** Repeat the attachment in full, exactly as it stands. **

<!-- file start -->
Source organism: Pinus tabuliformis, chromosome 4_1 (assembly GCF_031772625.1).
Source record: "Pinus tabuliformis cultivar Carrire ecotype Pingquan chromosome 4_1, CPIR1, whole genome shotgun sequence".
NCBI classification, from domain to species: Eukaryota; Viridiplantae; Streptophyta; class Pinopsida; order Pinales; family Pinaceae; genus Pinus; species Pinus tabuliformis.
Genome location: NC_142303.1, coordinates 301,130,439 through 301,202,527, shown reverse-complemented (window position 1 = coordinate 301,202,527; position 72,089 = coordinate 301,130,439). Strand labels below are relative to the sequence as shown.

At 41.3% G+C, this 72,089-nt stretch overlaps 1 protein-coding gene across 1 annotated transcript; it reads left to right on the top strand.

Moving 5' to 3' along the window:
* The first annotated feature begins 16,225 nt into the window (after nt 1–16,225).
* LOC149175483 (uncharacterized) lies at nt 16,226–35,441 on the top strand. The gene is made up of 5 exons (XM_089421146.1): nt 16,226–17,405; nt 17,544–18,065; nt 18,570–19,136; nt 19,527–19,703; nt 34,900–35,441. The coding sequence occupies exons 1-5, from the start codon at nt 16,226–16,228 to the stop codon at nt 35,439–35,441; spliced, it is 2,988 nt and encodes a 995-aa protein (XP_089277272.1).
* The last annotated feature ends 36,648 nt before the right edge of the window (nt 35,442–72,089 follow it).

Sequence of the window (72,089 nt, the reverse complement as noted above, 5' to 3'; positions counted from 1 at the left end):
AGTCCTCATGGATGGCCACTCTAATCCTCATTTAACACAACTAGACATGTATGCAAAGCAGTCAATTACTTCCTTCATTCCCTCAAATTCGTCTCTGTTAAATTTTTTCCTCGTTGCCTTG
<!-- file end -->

Source organism: Pinus tabuliformis, chromosome 4_1 (assembly GCF_031772625.1).
Source record: "Pinus tabuliformis cultivar Carrire ecotype Pingquan chromosome 4_1, CPIR1, whole genome shotgun sequence".
NCBI classification, from domain to species: Eukaryota; Viridiplantae; Streptophyta; class Pinopsida; order Pinales; family Pinaceae; genus Pinus; species Pinus tabuliformis.
Genome location: NC_142303.1, coordinates 301,130,439 through 301,202,527, shown reverse-complemented (window position 1 = coordinate 301,202,527; position 72,089 = coordinate 301,130,439). Strand labels below are relative to the sequence as shown.

At 41.3% G+C, this 72,089-nt stretch overlaps 1 protein-coding gene across 1 annotated transcript; it reads left to right on the top strand.

Moving 5' to 3' along the window:
* The first annotated feature begins 16,225 nt into the window (after nt 1–16,225).
* LOC149175483 (uncharacterized) lies at nt 16,226–35,441 on the top strand. The gene is made up of 5 exons (XM_089421146.1): nt 16,226–17,405; nt 17,544–18,065; nt 18,570–19,136; nt 19,527–19,703; nt 34,900–35,441. The coding sequence occupies exons 1-5, from the start codon at nt 16,226–16,228 to the stop codon at nt 35,439–35,441; spliced, it is 2,988 nt and encodes a 995-aa protein (XP_089277272.1).
* The last annotated feature ends 36,648 nt before the right edge of the window (nt 35,442–72,089 follow it).

Sequence of the window (72,089 nt, the reverse complement as noted above, 5' to 3'; positions counted from 1 at the left end):
AGTCCTCATGGATGGCCACTCTAATCCTCATTTAACACAACTAGACATGTATGCAAAGCAGTCAATTACTTCCTTCATTCCCTCAAATTCGTCTCTGTTAAATTTTTTCCTCGTTGCCTTG